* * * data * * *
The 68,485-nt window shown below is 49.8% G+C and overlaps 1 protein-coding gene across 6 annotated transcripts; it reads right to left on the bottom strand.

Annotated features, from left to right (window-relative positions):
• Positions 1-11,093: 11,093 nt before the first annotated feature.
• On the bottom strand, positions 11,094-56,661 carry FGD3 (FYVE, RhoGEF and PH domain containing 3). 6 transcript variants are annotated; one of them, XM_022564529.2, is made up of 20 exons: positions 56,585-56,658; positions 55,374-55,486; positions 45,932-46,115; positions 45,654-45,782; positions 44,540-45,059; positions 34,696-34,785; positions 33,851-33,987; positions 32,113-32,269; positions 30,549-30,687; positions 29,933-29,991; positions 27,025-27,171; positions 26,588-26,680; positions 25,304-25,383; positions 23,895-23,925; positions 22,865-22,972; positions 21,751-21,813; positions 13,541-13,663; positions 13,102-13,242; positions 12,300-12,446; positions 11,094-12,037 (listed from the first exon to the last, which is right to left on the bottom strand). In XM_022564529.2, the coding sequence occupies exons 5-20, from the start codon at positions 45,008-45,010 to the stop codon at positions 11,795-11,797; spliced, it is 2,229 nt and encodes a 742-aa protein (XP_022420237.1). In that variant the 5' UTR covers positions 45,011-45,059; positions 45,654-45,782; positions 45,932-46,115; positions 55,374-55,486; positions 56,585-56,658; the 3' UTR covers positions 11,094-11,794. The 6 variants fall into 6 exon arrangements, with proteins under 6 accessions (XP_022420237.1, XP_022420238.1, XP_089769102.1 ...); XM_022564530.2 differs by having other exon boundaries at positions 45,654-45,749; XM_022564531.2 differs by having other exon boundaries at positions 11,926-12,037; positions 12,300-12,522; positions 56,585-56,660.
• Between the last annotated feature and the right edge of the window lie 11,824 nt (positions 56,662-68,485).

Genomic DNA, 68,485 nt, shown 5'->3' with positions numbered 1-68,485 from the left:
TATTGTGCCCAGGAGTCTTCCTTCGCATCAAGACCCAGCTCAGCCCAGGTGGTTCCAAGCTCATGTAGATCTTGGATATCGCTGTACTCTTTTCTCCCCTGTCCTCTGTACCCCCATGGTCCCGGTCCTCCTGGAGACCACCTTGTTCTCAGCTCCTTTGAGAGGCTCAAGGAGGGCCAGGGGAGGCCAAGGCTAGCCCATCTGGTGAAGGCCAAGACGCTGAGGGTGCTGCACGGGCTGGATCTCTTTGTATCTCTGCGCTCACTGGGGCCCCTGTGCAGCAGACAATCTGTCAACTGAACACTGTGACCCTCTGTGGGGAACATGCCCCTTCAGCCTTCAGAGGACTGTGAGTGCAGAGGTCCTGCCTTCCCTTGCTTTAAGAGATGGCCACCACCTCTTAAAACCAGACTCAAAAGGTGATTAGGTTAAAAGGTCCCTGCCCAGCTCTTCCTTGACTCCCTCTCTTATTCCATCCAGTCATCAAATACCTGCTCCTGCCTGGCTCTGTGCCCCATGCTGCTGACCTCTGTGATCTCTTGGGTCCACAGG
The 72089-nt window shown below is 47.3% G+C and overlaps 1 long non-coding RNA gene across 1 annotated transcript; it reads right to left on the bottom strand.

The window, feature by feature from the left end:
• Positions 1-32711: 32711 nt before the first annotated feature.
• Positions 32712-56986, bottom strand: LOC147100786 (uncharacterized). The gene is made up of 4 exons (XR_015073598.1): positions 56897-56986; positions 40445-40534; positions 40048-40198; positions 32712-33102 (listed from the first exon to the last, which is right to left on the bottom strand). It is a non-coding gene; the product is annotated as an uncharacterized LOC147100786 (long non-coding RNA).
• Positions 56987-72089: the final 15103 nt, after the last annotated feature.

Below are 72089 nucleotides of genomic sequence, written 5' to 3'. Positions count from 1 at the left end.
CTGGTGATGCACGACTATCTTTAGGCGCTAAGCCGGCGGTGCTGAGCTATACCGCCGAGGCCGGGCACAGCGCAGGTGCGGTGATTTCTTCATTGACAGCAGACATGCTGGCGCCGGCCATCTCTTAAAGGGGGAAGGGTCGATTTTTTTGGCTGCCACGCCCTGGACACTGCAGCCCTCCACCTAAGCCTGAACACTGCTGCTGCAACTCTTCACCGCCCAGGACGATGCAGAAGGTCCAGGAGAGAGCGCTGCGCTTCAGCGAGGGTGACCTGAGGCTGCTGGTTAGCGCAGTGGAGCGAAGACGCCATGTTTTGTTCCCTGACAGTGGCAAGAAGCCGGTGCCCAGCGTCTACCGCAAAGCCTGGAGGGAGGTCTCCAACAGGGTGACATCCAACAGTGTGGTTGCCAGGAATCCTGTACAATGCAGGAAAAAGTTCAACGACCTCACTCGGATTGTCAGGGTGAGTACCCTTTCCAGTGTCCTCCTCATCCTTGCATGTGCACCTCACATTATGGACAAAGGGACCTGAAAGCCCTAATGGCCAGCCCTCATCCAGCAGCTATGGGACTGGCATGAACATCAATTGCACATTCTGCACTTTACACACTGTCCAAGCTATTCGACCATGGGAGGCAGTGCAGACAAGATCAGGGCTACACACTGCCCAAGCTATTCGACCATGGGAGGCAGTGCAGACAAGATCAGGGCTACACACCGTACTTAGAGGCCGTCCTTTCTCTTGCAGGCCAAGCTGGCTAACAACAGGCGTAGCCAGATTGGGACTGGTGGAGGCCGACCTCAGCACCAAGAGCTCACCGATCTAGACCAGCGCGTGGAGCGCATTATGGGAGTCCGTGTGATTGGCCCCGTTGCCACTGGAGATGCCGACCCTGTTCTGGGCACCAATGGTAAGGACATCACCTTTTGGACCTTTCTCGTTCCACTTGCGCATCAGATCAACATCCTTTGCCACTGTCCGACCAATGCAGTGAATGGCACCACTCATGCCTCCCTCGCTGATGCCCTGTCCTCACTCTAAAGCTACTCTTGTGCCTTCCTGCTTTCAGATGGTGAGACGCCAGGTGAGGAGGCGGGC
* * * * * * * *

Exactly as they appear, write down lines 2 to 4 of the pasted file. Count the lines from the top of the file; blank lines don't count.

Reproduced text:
Annotated features, from left to right (window-relative positions):
• Positions 1-11,093: 11,093 nt before the first annotated feature.
• On the bottom strand, positions 11,094-56,661 carry FGD3 (FYVE, RhoGEF and PH domain containing 3). 6 transcript variants are annotated; one of them, XM_022564529.2, is made up of 20 exons: positions 56,585-56,658; positions 55,374-55,486; positions 45,932-46,115; positions 45,654-45,782; positions 44,540-45,059; positions 34,696-34,785; positions 33,851-33,987; positions 32,113-32,269; positions 30,549-30,687; positions 29,933-29,991; positions 27,025-27,171; positions 26,588-26,680; positions 25,304-25,383; positions 23,895-23,925; positions 22,865-22,972; positions 21,751-21,813; positions 13,541-13,663; positions 13,102-13,242; positions 12,300-12,446; positions 11,094-12,037 (listed from the first exon to the last, which is right to left on the bottom strand). In XM_022564529.2, the coding sequence occupies exons 5-20, from the start codon at positions 45,008-45,010 to the stop codon at positions 11,795-11,797; spliced, it is 2,229 nt and encodes a 742-aa protein (XP_022420237.1). In that variant the 5' UTR covers positions 45,011-45,059; positions 45,654-45,782; positions 45,932-46,115; positions 55,374-55,486; positions 56,585-56,658; the 3' UTR covers positions 11,094-11,794. The 6 variants fall into 6 exon arrangements, with proteins under 6 accessions (XP_022420237.1, XP_022420238.1, XP_089769102.1 ...); XM_022564530.2 differs by having other exon boundaries at positions 45,654-45,749; XM_022564531.2 differs by having other exon boundaries at positions 11,926-12,037; positions 12,300-12,522; positions 56,585-56,660.